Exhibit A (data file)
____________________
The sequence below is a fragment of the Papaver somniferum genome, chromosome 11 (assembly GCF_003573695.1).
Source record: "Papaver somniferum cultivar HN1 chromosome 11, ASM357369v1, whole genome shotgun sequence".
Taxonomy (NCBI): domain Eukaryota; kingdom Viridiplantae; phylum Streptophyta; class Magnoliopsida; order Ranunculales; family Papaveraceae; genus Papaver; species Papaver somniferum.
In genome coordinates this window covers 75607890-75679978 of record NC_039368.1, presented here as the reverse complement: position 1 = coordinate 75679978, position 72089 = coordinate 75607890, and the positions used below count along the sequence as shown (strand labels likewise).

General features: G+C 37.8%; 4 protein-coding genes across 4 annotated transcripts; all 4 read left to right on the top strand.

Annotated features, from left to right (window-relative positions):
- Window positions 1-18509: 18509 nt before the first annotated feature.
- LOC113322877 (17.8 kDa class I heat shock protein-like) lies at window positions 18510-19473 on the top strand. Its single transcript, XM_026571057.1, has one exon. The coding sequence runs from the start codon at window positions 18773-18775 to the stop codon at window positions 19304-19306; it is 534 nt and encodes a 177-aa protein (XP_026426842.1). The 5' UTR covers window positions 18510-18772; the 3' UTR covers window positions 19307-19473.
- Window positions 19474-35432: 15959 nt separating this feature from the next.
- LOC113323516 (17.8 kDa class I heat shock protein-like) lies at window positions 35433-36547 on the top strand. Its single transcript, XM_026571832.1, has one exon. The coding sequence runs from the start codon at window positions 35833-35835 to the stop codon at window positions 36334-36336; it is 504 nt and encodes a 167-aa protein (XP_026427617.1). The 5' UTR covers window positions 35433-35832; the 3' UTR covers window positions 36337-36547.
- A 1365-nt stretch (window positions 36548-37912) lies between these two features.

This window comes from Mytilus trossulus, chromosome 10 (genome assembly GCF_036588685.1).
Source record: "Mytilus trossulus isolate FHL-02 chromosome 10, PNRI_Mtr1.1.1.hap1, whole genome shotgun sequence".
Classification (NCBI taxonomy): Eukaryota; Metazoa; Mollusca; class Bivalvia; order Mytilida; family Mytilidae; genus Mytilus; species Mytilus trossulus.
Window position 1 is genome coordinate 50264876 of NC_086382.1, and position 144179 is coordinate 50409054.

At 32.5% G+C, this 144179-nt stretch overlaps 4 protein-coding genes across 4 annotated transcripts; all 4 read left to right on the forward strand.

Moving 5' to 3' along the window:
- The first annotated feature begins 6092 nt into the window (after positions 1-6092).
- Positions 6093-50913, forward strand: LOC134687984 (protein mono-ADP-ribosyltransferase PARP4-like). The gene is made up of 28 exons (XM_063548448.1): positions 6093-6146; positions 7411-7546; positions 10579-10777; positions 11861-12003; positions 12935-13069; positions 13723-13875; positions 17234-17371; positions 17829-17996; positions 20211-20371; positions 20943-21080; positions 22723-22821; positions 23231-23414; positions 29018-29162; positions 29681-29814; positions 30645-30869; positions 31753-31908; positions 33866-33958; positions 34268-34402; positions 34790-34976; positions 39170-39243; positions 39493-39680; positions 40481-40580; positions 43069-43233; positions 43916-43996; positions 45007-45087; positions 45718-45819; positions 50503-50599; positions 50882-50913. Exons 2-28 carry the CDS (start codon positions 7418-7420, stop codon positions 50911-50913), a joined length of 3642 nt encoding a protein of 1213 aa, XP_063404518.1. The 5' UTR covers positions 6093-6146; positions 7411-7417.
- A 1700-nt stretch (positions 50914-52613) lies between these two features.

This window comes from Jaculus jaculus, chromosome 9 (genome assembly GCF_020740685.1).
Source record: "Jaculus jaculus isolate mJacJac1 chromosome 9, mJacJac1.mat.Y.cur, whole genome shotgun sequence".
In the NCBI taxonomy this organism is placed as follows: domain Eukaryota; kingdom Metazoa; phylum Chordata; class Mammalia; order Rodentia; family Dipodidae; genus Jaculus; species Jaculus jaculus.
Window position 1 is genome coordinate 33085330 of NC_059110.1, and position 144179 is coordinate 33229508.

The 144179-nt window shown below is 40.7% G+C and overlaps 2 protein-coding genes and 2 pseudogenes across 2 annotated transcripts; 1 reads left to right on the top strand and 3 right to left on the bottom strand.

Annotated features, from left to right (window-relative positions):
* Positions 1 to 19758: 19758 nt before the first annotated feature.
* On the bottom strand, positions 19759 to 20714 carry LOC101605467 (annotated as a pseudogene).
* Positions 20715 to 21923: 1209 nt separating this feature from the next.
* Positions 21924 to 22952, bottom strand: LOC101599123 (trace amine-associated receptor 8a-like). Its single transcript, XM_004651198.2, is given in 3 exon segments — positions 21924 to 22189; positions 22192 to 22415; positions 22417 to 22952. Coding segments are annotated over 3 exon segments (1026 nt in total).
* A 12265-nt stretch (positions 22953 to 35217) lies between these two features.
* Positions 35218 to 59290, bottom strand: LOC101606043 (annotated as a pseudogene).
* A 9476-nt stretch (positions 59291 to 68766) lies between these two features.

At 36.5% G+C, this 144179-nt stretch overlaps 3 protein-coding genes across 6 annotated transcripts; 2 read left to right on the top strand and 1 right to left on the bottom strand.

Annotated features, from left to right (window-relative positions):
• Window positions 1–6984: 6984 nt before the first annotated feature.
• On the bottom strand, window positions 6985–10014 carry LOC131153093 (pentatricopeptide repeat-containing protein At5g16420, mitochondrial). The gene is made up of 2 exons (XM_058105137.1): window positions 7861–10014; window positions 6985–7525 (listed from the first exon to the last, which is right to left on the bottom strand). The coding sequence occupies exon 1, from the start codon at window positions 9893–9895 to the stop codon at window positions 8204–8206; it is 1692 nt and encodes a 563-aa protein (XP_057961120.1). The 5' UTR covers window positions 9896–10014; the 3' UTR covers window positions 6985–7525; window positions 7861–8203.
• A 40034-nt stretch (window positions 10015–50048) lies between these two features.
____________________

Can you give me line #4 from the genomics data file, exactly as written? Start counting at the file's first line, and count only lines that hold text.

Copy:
In genome coordinates this window covers 75607890-75679978 of record NC_039368.1, presented here as the reverse complement: position 1 = coordinate 75679978, position 72089 = coordinate 75607890, and the positions used below count along the sequence as shown (strand labels likewise).